The conversation went on for a while. Race and class and gender came up again, as did the broader question of why our district has so much less money to spare than the leafy suburbs to our North and West. At one point, my six-year-old jumped back in, eager to contribute to what she properly identified as an ethics-based exchange. She paused for perfect dramatic effect before interjecting, “You know what I think?… Sharing IS caring!… and Reading is, um, Being Smart!” I laughed out loud, both because she wasn’t wrong and because aren’t all my grand political and social statements just trite, flowery reiterations of those two sentiments?
Nothing about the conversation was uniquely earth-shattering. My kids weren’t any wiser or empathetic than anybody else’s’ kids would have been in the same situation. I wasn’t any wiser than any other parent would be. What mattered was simply that we were and are three human beings who love one another and who got to puzzle together about what it means to live a kind and decent life.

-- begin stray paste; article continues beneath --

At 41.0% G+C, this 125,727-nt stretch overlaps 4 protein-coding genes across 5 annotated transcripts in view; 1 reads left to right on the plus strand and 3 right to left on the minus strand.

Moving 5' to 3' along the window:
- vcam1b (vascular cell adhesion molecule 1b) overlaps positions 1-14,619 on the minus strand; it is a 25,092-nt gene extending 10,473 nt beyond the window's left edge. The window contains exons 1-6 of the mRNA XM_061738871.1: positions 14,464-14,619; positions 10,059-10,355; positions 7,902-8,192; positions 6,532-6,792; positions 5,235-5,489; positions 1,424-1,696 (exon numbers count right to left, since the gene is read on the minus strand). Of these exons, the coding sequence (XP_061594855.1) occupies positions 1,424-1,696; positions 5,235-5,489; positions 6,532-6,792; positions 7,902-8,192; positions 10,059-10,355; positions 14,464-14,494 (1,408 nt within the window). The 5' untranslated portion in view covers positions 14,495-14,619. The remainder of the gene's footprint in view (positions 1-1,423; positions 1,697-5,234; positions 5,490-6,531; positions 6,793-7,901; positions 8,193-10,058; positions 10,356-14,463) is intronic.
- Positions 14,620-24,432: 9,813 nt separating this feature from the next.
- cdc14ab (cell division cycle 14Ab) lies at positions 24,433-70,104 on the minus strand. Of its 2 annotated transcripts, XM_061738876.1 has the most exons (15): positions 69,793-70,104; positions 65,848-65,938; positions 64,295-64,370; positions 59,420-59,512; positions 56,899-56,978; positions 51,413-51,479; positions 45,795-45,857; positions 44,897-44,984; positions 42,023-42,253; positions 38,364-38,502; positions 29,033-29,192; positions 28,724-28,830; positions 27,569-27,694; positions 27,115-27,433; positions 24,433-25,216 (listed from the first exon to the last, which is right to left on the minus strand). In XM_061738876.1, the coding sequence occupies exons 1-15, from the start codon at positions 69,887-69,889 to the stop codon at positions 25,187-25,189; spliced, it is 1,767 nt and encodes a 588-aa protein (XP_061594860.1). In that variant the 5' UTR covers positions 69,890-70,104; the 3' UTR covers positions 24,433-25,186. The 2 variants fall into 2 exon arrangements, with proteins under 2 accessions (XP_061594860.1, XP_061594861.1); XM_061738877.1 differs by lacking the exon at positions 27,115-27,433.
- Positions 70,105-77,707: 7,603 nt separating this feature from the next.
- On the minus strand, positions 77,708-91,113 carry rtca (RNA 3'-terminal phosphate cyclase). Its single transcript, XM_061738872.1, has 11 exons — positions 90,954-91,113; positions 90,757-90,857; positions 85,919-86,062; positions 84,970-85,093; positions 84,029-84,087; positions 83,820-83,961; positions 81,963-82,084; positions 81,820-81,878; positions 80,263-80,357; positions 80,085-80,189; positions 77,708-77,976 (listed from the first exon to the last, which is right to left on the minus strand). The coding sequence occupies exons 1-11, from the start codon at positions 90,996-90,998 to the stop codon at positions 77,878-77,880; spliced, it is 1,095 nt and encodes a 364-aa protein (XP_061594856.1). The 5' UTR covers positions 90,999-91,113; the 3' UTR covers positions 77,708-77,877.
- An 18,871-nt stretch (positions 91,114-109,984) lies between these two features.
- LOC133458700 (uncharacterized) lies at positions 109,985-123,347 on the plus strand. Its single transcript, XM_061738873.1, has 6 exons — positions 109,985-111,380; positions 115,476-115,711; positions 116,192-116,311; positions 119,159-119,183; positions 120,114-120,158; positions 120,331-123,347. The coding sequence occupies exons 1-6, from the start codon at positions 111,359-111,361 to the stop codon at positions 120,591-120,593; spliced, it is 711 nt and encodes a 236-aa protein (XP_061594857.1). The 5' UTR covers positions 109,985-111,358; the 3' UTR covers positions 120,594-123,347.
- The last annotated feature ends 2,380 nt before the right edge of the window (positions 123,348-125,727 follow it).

I could go on, both about this particular exchange as well as all the other ways that doing/talking about/discovering your politics with your children is a hundred times more delightful than muddying through it alone. Going to protests with kids? Way more fun than doing so with boring grown-ups (if only because there’s more impetus to stop for a snack on the way home). Trying to make more responsible climate change decisions? Ditto (bikes and bus rides with kids are so much less stressful than being stuck in traffic with kids). Deciding who to vote for? Harder, but better! I’ve come to love having to justify why each of my preferred candidates do or don’t live up to our family’s values (rather than just telling my kids “we vote for the Democrats because they’re nice and the Republicans are mean”).